Genesis 19:1
Parallel Verses
New American Standard Bible
Now the two angels came to Sodom in the evening as Lot was sitting in the gate of Sodom. When Lot saw them, he rose to meet them and bowed down with his face to the ground.

King James Bible
And there came two angels to Sodom at even; and Lot sat in the gate of Sodom: and Lot seeing them rose up to meet them; and he bowed himself with his face toward the ground;

Darby Bible Translation
And the two angels came to Sodom at even. And Lot was sitting in the gate of Sodom. And Lot saw them, and rose up to meet them; and he bowed down, the face toward the ground,

World English Bible
The two angels came to Sodom at evening. Lot sat in the gate of Sodom. Lot saw them, and rose up to meet them. He bowed himself with his face to the earth,

Young's Literal Translation
And two of the messengers come towards Sodom at even, and Lot is sitting at the gate of Sodom, and Lot seeth, and riseth to meet them, and boweth himself -- face to the earth,

Genesis 19:1 Parallel
Commentary
Barnes' Notes on the Bible

The two angels. - These are the two men who left Abraham standing before the Lord Genesis 18:22. "Lot sat in the gate," the place of public resort for news and for business. He courteously rises to meet them, does obeisance to them, and invites them to spend the night in his house. "Nay, but in the street will we lodge." This is the disposition of those who come to inquire, and, it may be, to condemn and to punish. They are twice in this chapter called angels, being sent to perform a delegated duty. This term, however, defines their office, not their nature. Lot, in the first instance, calls them "my lords," which is a term of respect that may be addressed to men Genesis 31:35. He afterward styled one of them Adonai, with the special vowel pointing which limits it to the Supreme Being. He at the same time calls himself his servant, appeals to his grace and mercy, and ascribes to him his deliverance. The person thus addressed replies, in a tone of independence and authority, "I have accepted thee." "I will not overthrow this city for which thou hast spoken." "I cannot do anything until thou go thither." All these circumstances point to a divine personage, and are not so easily explained of a mere delegate. He is pre-eminently the Saviour, as he who communed with Abraham was the hearer of prayer. And he who hears prayer and saves life, appears also as the executor of his purpose in the overthrow of Sodom and the other cities of the vale. It is remarkable that only two of the three who appeared to Abraham are called angels. Of the persons in the divine essence two might be the angels or deputies of the primary in the discharge of the divine purpose. These three men, then, either immediately represent, or, if created angels, mediately shadow forth persons in the Godhead. Their number indicates that the persons in the divine unity are three.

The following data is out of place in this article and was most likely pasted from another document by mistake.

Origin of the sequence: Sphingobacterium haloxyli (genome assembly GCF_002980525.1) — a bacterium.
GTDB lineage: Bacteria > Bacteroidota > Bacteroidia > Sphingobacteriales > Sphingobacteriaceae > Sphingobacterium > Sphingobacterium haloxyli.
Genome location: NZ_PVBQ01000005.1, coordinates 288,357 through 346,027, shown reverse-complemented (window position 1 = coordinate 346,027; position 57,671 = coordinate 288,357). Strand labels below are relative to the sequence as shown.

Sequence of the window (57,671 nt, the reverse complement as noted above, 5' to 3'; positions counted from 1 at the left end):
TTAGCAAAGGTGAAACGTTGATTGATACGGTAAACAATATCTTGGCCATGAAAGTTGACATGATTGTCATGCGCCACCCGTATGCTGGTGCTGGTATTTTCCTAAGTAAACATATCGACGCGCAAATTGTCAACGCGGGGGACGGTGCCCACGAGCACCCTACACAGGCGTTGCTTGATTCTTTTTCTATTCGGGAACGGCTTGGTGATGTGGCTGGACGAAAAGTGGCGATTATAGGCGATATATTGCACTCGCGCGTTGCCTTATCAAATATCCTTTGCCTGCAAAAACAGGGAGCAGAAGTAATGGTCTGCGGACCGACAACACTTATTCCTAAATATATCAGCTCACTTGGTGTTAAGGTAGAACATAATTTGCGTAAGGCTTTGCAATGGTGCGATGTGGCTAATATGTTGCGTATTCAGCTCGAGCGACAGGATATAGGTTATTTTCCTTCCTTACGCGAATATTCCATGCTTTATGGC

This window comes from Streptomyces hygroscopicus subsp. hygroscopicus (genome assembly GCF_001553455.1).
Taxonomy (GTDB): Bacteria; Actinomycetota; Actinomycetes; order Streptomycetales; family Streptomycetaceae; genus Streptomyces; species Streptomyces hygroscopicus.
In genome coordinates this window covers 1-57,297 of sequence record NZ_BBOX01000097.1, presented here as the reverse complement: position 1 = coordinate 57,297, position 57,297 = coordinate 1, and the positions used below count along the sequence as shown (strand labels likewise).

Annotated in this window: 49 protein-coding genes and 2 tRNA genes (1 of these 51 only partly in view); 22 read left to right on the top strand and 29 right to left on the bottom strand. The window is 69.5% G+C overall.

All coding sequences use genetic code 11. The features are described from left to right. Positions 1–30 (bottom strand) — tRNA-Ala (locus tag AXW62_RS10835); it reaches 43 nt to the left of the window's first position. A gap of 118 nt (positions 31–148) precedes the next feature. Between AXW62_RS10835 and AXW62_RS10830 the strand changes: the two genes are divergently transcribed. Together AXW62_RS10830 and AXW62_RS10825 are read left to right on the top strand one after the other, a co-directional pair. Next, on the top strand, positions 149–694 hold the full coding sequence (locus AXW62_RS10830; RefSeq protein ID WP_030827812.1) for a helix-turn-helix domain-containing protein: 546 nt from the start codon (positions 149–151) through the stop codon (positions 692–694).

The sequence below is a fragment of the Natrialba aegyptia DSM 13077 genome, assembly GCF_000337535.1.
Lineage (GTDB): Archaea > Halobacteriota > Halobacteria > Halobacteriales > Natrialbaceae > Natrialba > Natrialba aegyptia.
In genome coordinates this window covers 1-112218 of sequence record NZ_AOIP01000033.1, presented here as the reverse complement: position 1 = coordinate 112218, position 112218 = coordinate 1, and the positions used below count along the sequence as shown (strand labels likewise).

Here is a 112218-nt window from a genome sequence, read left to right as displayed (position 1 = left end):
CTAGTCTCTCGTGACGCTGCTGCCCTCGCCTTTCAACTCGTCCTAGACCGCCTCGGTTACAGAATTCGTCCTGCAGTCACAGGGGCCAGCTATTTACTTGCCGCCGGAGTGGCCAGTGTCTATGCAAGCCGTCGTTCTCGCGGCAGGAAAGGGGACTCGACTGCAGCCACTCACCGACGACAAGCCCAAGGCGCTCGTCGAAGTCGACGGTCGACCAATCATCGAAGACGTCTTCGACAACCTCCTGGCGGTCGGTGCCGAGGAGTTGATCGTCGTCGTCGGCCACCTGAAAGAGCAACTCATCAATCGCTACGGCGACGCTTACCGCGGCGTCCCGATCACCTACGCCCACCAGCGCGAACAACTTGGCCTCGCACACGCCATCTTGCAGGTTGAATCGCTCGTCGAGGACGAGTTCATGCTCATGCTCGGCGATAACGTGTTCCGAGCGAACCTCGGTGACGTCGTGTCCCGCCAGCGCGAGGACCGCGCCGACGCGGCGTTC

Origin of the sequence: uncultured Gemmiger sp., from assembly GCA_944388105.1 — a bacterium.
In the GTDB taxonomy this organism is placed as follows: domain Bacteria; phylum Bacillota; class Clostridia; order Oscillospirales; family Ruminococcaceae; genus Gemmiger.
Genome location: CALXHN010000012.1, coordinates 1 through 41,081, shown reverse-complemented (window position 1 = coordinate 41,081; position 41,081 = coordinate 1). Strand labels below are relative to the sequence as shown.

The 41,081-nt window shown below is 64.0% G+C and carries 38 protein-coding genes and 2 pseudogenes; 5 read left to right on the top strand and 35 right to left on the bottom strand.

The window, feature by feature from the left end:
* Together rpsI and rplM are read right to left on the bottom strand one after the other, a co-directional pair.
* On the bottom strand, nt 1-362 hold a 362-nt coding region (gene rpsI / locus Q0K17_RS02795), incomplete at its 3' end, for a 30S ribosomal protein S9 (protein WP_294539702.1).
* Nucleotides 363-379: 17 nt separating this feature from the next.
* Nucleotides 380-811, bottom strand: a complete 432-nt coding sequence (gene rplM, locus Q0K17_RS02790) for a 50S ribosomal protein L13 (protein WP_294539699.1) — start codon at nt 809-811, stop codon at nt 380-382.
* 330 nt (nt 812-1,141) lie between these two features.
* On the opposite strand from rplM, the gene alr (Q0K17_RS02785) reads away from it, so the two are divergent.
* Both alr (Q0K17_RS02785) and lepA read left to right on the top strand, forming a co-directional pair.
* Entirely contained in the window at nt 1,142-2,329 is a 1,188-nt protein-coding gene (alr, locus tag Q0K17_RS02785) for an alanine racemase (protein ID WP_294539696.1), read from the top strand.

Lot seems to have recognized something extraordinary in their appearance, for he made a lowly obeisance to them. The Sodomites heed not the strangers. Lot's invitation; at first declined, is at length accepted, because Lot is approved of God as righteous, and excepted from the doom of the city.

Genesis 19:1 Parallel Commentaries

Library
Little Sins